Our gardens and landscapes need whiteflies—and aphids, scale, grasshoppers, mealybugs and the rest. They really do.
I know what you’re thinking—’okay . . . I’ll send you mine’. But you see, whiteflies are not pests—neither are aphids, scale, grasshoppers, mealybugs, etc., unless they occur in overwhelming numbers in your landscape (or more likely on certain plants in your landscape). Whiteflies and the rest are not pests—they are food for beneficial insects in a healthy, well-balanced landscape.
Ninety-eight percent of the world’s insects are beneficial, and many of them are in your landscape munching away on pests (oops—I mean food). That is, they are until you get out the pesticide and start blasting away. Even if you do not hit a single beneficial, guess what happens when you kill off all their food. That’s right—if you want to invite ladybugs to brunch in your garden, you need to have a few whiteflies or aphids on hand. So when you see a little black sooty mold on the foliage of your favorite plant, just say, ‘Oh good, there’s some food over there for my beneficials.’
Yes, there are times when a plant will become so overwhelmed with pests that you have to take some action. Usually my first choice is to replace it with a more trouble-free plant; but if it’s one you especially love, there are treatment options that will not harm your beneficial population or the environment. Bring a sample of the problem (more than just one leaf if possible, please) to your local nursery and ask, ‘What is the safest product I can use?’ There’s no need to go straight for the hard stuff if insecticidal soap will do the trick.
We all benefit when homeowners opt for environmentally responsible solutions; and fortunately, more people are doing so every day. But if going organic doesn’t float your boat . . . if making the environmentally sound choice doesn’t give you a warm, fuzzy feeling, then do it just because it’s cheaper and easier. Consider these two homeowners:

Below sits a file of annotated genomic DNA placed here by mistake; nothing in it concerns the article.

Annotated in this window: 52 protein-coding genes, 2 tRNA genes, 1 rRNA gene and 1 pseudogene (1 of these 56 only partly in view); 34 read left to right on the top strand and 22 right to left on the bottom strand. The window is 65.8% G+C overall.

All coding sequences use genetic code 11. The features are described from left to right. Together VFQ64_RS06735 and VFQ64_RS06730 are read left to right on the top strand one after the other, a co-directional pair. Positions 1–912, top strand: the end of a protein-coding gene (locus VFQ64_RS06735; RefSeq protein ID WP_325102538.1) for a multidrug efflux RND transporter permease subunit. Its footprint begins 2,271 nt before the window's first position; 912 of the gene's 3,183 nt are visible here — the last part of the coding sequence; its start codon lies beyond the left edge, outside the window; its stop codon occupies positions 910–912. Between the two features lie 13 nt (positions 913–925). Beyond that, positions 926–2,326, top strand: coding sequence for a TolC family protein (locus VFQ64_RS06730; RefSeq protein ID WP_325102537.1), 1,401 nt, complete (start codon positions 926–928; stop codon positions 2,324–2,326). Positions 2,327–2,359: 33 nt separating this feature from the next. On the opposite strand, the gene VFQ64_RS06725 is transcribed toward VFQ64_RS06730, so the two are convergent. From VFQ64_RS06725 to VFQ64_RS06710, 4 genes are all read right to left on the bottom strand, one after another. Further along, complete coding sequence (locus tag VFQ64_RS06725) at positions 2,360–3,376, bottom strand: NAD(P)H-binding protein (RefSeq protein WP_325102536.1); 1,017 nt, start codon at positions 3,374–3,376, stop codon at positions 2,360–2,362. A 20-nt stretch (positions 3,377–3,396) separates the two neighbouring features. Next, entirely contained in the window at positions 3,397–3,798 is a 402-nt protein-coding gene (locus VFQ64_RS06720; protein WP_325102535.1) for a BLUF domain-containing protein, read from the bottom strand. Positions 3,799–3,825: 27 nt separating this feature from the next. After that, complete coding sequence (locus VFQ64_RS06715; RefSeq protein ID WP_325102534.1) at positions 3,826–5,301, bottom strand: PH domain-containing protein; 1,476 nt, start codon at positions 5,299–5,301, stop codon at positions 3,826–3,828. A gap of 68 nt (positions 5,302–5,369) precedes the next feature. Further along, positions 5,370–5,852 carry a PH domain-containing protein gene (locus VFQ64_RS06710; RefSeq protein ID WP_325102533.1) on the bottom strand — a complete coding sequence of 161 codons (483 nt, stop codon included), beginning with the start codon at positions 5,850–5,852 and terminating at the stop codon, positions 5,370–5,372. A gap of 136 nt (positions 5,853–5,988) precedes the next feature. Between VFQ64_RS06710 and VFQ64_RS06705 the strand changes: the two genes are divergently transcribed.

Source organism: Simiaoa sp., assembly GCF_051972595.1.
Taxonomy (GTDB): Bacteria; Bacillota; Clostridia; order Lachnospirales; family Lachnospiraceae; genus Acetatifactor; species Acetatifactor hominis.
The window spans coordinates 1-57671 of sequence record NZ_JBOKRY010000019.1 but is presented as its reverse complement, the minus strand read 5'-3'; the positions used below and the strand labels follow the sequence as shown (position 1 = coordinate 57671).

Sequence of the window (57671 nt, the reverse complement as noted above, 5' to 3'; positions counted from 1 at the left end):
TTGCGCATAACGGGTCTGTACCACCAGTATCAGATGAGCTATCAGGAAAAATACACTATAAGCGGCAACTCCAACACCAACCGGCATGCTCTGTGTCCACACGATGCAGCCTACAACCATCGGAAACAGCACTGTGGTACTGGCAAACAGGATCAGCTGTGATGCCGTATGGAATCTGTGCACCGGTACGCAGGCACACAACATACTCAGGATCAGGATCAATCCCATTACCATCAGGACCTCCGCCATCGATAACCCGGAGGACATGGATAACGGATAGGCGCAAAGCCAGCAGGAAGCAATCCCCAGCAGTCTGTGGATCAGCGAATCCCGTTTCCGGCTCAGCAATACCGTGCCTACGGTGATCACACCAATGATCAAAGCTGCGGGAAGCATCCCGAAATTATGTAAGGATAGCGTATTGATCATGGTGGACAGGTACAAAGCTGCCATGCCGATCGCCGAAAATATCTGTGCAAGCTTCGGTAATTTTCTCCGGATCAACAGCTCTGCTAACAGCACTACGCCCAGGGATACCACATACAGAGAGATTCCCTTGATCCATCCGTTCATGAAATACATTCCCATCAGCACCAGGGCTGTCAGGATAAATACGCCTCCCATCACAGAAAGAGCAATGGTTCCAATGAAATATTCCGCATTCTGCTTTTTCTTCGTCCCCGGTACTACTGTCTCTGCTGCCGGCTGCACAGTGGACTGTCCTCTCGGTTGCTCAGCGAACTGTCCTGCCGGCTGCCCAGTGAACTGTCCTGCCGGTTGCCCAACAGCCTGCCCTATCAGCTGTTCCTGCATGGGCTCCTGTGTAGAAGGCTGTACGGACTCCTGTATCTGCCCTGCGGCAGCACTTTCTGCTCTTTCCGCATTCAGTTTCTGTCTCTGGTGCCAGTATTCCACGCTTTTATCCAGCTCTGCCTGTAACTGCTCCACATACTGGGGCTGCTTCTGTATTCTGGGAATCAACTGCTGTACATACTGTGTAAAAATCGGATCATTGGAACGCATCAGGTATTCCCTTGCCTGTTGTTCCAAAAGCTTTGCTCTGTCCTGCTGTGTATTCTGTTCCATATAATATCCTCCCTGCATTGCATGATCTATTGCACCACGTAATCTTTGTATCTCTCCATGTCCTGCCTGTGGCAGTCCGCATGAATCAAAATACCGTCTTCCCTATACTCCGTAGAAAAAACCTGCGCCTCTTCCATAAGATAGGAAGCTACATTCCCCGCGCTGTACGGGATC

Joe sees a hole in the foliage of his favorite plant. He cuts off a piece; jumps in his car; drives to the local nursery; finds a horticulturist; asks, ‘How can I kill these bugs?!’; buys a product; drives back home and sprays, sprays, sprays. He spent time, money and gas and his yard probably doesn’t smell very good after all that spraying.
Across the street his neighbor, Gus, sees a hole in the foliage of his favorite plant. ‘Oh good, there’s some food over there for my beneficials.’ He settles into a lawn chair with a glass of his favorite beverage and a good book. He closes his eyes, inhales deeply and smiles. ‘Mmmmm, the flowers sure smell great this evening!’
Pests are being dealt with in both landscapes. So sit down and relax, and let your beneficials do the job for you. Cheers.